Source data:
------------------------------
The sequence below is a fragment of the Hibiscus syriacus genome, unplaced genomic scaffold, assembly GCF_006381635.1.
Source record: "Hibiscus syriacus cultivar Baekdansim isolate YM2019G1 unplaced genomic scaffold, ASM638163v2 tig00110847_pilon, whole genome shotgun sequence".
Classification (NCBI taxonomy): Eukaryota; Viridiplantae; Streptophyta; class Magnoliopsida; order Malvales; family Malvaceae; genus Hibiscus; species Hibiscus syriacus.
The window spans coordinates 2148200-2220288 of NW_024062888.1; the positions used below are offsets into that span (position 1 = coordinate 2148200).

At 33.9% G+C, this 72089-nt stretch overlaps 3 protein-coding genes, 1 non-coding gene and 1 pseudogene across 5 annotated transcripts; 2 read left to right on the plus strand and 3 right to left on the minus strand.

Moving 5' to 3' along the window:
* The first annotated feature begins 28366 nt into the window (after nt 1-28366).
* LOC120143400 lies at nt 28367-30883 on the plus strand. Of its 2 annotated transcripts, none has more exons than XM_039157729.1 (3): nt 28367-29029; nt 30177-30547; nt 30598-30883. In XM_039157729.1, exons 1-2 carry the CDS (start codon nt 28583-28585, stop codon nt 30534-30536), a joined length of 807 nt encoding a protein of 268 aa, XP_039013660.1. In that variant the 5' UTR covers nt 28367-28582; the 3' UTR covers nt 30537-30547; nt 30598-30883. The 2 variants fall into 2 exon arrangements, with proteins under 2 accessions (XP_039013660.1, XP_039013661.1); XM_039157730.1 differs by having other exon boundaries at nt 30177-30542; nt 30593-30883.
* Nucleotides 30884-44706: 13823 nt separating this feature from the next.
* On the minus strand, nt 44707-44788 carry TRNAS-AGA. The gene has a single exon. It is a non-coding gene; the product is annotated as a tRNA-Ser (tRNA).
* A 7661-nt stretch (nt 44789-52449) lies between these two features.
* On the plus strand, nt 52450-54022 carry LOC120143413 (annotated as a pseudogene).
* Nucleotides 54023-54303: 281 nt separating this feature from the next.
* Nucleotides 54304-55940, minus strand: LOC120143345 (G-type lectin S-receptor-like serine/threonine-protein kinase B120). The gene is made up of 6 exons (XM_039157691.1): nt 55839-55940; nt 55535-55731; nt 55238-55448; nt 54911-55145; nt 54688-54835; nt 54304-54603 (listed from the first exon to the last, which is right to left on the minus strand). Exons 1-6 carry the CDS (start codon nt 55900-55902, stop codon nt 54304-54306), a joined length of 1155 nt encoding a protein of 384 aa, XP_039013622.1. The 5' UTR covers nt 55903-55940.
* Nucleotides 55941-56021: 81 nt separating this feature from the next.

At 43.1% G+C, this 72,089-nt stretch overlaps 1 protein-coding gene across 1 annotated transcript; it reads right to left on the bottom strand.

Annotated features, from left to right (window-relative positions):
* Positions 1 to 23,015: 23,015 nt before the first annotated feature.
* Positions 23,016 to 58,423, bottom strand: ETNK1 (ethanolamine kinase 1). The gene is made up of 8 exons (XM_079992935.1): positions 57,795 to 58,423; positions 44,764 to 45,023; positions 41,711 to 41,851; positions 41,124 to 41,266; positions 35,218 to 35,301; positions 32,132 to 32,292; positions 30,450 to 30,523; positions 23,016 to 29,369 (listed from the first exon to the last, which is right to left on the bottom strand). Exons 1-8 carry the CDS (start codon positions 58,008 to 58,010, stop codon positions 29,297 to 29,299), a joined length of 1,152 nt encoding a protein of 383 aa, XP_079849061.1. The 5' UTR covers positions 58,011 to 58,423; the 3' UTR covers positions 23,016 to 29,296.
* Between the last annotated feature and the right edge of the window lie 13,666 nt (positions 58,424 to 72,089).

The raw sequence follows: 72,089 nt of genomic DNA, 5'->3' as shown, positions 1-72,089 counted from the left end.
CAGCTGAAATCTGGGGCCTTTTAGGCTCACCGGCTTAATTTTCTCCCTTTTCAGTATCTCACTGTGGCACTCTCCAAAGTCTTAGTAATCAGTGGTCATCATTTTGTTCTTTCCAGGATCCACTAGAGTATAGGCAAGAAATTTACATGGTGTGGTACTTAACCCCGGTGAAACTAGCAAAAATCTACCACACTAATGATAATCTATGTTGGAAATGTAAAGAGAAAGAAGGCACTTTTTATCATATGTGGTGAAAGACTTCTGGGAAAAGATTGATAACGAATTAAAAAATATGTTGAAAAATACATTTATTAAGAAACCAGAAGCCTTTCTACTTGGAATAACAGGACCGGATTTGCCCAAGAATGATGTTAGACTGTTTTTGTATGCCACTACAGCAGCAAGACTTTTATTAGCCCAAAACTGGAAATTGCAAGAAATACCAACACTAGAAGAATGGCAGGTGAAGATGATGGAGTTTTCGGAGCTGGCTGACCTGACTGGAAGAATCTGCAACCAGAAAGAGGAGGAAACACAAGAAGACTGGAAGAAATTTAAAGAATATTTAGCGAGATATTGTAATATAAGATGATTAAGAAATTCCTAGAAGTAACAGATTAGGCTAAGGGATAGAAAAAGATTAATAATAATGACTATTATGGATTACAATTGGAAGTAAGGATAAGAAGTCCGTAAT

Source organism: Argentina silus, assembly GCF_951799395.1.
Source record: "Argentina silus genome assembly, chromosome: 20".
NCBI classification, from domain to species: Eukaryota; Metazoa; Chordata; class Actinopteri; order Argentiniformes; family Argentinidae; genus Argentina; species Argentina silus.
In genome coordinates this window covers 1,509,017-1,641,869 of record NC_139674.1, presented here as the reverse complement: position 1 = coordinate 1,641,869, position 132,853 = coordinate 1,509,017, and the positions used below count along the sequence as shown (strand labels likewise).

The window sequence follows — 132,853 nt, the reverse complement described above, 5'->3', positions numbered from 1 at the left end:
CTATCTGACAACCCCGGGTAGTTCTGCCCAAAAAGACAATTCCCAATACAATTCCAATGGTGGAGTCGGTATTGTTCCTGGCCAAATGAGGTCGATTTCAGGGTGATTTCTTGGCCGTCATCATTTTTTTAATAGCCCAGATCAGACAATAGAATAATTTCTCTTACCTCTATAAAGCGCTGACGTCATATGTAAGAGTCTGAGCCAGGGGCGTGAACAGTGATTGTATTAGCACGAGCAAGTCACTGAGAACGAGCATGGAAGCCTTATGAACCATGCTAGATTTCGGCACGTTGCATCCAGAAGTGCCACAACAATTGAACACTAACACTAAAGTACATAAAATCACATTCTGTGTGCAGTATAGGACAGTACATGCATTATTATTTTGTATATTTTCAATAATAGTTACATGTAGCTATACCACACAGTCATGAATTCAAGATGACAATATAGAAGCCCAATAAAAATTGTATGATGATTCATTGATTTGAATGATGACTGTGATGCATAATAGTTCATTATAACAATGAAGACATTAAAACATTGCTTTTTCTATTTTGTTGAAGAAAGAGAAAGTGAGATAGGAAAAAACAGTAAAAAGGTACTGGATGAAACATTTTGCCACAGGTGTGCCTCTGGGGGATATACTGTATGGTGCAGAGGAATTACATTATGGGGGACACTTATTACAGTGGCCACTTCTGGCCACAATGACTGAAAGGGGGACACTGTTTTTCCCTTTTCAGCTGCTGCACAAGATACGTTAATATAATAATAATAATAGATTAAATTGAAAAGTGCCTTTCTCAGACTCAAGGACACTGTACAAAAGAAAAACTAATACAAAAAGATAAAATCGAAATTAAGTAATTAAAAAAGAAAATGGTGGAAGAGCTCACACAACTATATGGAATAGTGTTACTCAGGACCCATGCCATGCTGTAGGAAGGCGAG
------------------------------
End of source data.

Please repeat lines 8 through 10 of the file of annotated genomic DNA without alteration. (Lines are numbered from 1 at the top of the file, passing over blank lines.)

* LOC120143400 lies at nt 28367-30883 on the plus strand. Of its 2 annotated transcripts, none has more exons than XM_039157729.1 (3): nt 28367-29029; nt 30177-30547; nt 30598-30883. In XM_039157729.1, exons 1-2 carry the CDS (start codon nt 28583-28585, stop codon nt 30534-30536), a joined length of 807 nt encoding a protein of 268 aa, XP_039013660.1. In that variant the 5' UTR covers nt 28367-28582; the 3' UTR covers nt 30537-30547; nt 30598-30883. The 2 variants fall into 2 exon arrangements, with proteins under 2 accessions (XP_039013660.1, XP_039013661.1); XM_039157730.1 differs by having other exon boundaries at nt 30177-30542; nt 30593-30883.
* Nucleotides 30884-44706: 13823 nt separating this feature from the next.
* On the minus strand, nt 44707-44788 carry TRNAS-AGA. The gene has a single exon. It is a non-coding gene; the product is annotated as a tRNA-Ser (tRNA).